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Student News Site of Ruben S. Ayala High School

Bulldog Times

CVUSD cancels online summer school after 10 years

Shortly+after+the+December+district+counselor+meetings%2C+it+was+announced+to+students+that+after+10+years%2C+online+summer+school+would+be+cancelled.+This+decision+has+altered+the+future+class+schedules+of+many+students.
Roxy Kalantari
Shortly after the December district counselor meetings, it was announced to students that after 10 years, online summer school would be cancelled. This decision has altered the future class schedules of many students.

During the junior counselor meetings, it was announced to students that the Chino Hills Valley Unified School District (CVUSD) will not be offering online summer school. The decision has impacted all students, but especially rising seniors who have yet to meet certain graduation credits before the admission season begins. 

CVUSD has offered students who have impacted schedules, or those who want to accelerate in their academics, an online program for over 10 years. The online summer school is different from traditional summer school as students are able to navigate their coursework more independently; as a result, the online academy has become extremely popular and vital for students that aren’t able to fulfill mandatory classes during the school year and those who want to explore more electives. 

“It’s summer school that makes your whole high school career path easier because it allows you to take general classes over the summer, so that during the school year, you can actually take things that you’re interested in,” Allison Wong (11) said. 

The decision to cancel online classes was made at the December district counselor meeting. 

“The district is no longer working with any specific programs, such as Chaffey Online, San Bernardino Online these past summers, or more recently University of Laverne online,” counselor Ms. Cristina Domicoli said. “At this time, they have expressed to us that there is not going to be a program that they’re working with or collaborating with to provide those online courses for students. No explanation specifically to us, but that’s just where things stand right now.”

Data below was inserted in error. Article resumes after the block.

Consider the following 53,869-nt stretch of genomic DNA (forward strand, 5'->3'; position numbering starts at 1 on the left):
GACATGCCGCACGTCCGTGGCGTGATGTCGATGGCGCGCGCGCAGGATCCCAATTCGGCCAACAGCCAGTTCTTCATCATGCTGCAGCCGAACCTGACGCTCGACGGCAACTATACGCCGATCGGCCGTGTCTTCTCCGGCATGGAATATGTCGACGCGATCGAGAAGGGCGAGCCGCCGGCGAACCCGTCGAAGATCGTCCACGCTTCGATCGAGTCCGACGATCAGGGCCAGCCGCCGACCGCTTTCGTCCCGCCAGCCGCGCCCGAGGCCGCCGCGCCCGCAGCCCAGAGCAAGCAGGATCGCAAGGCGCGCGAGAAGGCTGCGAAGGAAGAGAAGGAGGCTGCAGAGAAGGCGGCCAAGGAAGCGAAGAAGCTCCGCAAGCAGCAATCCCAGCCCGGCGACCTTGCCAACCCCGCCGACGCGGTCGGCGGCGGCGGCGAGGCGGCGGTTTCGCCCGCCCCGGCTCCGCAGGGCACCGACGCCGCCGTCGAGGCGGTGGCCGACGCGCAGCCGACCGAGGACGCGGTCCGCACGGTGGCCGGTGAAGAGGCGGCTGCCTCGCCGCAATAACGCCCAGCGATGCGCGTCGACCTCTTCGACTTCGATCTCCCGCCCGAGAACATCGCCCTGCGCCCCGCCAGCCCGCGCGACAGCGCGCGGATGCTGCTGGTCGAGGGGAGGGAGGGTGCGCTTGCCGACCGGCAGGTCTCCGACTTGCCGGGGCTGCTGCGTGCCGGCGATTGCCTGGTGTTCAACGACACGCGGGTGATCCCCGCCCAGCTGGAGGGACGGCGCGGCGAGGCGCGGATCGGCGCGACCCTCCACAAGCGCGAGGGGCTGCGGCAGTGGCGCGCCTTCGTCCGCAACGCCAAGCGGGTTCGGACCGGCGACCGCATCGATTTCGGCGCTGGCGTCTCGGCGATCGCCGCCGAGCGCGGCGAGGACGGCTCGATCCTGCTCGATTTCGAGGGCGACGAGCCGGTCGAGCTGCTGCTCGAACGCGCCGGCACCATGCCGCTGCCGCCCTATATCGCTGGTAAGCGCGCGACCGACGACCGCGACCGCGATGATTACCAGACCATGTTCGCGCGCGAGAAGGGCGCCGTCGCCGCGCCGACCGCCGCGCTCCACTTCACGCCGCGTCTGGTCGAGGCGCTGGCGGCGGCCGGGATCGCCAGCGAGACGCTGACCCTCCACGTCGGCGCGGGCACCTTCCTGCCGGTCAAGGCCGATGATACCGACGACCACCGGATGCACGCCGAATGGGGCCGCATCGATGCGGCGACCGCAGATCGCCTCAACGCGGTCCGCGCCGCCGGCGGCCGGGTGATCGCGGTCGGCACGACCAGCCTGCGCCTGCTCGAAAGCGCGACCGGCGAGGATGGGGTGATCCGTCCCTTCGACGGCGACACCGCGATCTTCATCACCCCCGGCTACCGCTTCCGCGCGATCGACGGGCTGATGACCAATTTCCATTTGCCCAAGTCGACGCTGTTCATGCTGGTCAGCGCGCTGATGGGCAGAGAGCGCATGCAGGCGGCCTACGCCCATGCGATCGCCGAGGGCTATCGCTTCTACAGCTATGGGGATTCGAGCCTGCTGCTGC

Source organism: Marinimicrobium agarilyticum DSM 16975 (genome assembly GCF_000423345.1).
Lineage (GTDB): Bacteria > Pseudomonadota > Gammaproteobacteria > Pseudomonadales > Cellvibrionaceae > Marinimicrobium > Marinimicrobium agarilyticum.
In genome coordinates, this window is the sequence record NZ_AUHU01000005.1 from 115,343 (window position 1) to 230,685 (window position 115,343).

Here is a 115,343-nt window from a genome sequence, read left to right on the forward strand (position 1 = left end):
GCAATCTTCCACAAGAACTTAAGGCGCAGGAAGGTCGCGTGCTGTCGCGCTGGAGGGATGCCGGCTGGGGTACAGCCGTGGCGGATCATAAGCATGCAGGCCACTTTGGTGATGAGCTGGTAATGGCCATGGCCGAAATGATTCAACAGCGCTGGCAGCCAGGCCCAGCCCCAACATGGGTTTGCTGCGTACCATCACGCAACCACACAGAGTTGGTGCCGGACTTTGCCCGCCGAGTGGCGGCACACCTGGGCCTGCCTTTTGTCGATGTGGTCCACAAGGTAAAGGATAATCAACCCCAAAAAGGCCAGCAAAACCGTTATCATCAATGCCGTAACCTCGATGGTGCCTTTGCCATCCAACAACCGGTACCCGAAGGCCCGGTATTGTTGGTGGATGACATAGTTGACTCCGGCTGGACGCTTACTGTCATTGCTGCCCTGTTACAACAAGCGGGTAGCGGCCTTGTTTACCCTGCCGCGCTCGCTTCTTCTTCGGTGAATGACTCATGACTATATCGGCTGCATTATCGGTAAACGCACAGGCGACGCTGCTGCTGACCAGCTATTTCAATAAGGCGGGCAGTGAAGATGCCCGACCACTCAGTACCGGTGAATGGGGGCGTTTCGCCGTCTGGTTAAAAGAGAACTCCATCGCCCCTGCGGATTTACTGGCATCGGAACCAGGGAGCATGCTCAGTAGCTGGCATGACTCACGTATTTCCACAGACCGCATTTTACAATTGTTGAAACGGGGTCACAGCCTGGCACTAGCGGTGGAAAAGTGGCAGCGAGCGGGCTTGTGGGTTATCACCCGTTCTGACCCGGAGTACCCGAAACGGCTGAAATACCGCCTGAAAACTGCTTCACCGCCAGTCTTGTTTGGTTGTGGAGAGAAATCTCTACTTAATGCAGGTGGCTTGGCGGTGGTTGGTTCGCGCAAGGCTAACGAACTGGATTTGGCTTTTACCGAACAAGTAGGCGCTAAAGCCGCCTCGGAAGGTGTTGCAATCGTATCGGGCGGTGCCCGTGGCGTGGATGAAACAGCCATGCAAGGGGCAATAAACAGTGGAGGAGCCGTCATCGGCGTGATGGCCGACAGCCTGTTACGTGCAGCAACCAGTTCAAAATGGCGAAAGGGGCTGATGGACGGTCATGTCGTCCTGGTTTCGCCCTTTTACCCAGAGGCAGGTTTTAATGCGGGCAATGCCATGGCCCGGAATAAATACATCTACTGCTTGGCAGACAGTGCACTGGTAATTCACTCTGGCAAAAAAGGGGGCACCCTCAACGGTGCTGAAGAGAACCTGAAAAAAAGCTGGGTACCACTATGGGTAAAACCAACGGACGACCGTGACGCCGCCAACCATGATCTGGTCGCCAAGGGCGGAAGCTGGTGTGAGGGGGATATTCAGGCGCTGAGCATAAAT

Similar circumstances where there were difficulties registering for the online summer school occurred last year as well. During that time, rising seniors were just as equally anxious as this year’s. 

“I was extremely worried because summer school being canceled would have proved detrimental to my academic plans,” Zhe Wang (12) said. “It would have meant trying to scramble to fit AP Government into my already packed schedule.”

In addition to allowing more students to take elective classes, or boosting their GPAs, online courses are also important to those involved heavily around campus, such as athletes. 

“As an athlete, it really just makes me frustrated because if I can get my required classes out of the way during the summer, then I will have more time to go to practice, or participate in my extracurriculars,” Wong said. “I think it’s unfair that we have to make sacrifices to our academics like not being able to take as many APs because we are involved in other things.”

Despite the cancellations of online summer school, the school will still offer traditional summer school that requires students to come to campus for classes. 

“It wouldn’t be a concern for students that need credits for graduation, because there will be courses that they are able to take in order to fulfill requirements,” Ms. Domicoli said. “The only option is the programs that we had created, but that’s really going to be shifting back to the traditional summer school. Right now, we’re going with what we have available.”

As next year’s class registration begins in February for juniors, the counselors will continue to monitor for updates with summer school. 

“We will be talking with or will be communicating with this information to the students during registration. Part of that speech is usually some summer information, we’ll let you students know if they should go to summer school or if we recommend it or not during registration when you meet one-on-one with your counselor,” Ms. Domicoli said. “If anything changes from the district’s standpoint and we get new information, we will be communicating that to students.”

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About the Contributors
Jiaying Hou, Assistant News Editor
Jiaying Hou (11) is a reporter for The Bulldog Times, and this is her first year on staff. Jiaying hopes to bring forward unique students at Ayala and tell their stories. This year, she is excited to work with other passionate writers and be more involved in school culture. In addition to being a reporter, she is also part of Cancer Awareness Club, ANEA Club, STEAM for Kids, and Leo Club. Outside of school, she is a ballet dancer and enjoys playing both the saxophone and piano. She also loves traveling, playing with her dog, watching documentaries, and replicating her mom’s cooking recipes.
Roxy Kalantari, Staff Member
Roxy Kalantari (10) is a staff reporter for The Bulldog Times, and this is her first year on staff. Roxy hopes to write news and spread awareness for situations happening on campus. She's been writing since she was in the fourth grade and she looks forward to making friends with her editors and (hopefully) some of the people that she interviews. In addition to being a writer in journalism, she hopes to be an author one day-- or a veterinarian and help animals. In her free time, she enjoys binging The Office and Gilmore Girls and she loves listening to music.
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